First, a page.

We were trying to play a game the other night, but the problem was that I didn't really want to play because I had a billion other things to do and Andrew wasn't really paying attention because he had a billion things to do as well, but we were both trying to be good sports and play anyway. But then I got frustrated and expressed my frustration and some teenagey members of our household got annoyed that I got frustrated and refused to talk or look at me and Andrew wasn't helping diffuse the situation because he was busy thinking about data and so I put down my cards and announced I wasn't playing anymore...because why should I stick around to play a game where no one is talking to me? I have other things to do, thanks. And then the teenagery people stormed off to the basement, slamming as many doors as possible and Andrew was left sitting at the table like, "What?"
So I had to collect myself and go talk to the teenagery people.
One revealed that, like everything, it was more than the game. It was that she was so lonely. She didn't make friends at school last year. We got split off the ward where she had quickly made friends. And then got split off from the stake they were in. So now they feel like they are on another planet. And her one friend in our ward just told her that her parents are divorcing and she's moving to Utah with her mom. And we haven't gone anywhere or seen anyone in a year. And none of her friends understand this and they're all really bad at writing back to her. And she doesn't even have any cousins because she was born in what we call "the cousin hole." And...she just didn't want to have any tension in our house but then there was because I got frustrated (which, like, testimony to me that I don't get frustrated very often, I guess). And...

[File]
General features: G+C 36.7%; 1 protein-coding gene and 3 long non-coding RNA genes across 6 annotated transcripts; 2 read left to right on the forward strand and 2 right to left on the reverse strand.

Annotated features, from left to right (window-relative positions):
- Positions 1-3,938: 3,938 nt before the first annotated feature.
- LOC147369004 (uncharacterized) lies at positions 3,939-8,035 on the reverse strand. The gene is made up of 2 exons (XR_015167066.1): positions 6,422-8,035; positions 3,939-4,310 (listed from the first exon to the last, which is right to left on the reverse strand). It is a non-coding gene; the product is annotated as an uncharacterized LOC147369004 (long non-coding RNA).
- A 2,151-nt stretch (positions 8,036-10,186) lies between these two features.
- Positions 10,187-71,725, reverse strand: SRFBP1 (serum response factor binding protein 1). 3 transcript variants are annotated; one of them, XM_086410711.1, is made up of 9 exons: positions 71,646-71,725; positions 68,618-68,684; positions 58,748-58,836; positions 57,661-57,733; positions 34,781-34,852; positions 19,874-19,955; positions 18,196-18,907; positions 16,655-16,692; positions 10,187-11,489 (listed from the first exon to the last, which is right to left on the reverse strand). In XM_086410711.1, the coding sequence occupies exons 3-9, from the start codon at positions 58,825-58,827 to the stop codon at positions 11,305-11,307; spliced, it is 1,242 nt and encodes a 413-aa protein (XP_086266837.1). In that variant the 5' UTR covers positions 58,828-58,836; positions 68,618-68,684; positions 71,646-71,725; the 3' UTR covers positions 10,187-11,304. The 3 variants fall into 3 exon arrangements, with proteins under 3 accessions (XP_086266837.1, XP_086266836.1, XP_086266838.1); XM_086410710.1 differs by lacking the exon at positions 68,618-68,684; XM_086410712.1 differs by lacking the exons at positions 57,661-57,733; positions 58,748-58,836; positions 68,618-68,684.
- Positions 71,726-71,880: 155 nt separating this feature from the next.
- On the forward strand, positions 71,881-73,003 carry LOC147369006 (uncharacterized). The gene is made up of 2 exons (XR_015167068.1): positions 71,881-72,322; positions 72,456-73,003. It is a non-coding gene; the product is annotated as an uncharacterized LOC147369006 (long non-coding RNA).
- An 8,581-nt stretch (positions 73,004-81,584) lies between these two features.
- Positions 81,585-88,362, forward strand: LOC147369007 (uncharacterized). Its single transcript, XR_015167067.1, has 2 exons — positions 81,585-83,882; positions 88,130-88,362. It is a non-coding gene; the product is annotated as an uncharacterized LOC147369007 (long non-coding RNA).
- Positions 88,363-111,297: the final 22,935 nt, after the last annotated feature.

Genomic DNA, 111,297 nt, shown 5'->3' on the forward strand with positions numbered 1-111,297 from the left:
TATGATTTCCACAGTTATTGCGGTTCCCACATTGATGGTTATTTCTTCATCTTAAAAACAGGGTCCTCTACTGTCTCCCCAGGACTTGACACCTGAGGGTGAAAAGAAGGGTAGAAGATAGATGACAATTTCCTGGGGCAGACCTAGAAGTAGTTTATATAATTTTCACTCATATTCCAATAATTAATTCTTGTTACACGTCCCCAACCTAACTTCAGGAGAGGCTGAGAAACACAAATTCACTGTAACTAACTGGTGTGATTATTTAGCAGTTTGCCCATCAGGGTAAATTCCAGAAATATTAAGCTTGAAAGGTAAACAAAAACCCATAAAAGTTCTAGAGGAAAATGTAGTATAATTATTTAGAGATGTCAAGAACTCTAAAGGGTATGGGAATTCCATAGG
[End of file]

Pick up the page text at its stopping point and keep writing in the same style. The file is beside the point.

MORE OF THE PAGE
So I told her that her Utah friends are dumb.
I mean, they're amazing kids. Rachel has always picked the most amazing people to befriend. She's good at picking people. But they're just so naive. "They have no idea what it feels like to miss everything," I told her. "They only know what it's like to miss you. But they still have everything, so while they do remember to think about you sometimes...it's not everything for them. You miss everything. And that's harder. And they don't get it."
At least, a lot of them don't.
Like that girl who got up in our Spanish Fork ward and spoke about how hard it was for her family to uproot themselves and move so far away from friends and family and everything she knew and how out of place they felt and...turns out they had moved from Provo. No offense, lady, but...you can walk to Provo from Spanish Fork. You can still see the same mountains. It's literally right there. Was it a change? Sure. Yes. But, like, honestly, you're not missing out on family dinners at Grandma's...you're just driving for fifteen minutes to get there instead of walking down the street. You're gonna be fine.
That girl doesn't get it.
Rachel's friends don't get it.
It's not unique to Utah.
I guess moving all the time simply isn't a thing a lot of people do? About 40% of Americans report living in their hometown...just...like...forever. Nearly two-thirds of American have never lived outside of their home state. And I just don't think they get it. They don't know how to support those people who leave because...they've never left everything.
So they're dumb (but not dumb; just naive).
And we can't make them write back, unfortunately (though we did work on our texting skills a bit because, as it turns out, a prompt like, "Hey! I heard you got a new puppy! What's her name?" is much better at generating a response than a prompt like, "Sup?") because they have lives and friends are just like that, sadly. They come and go.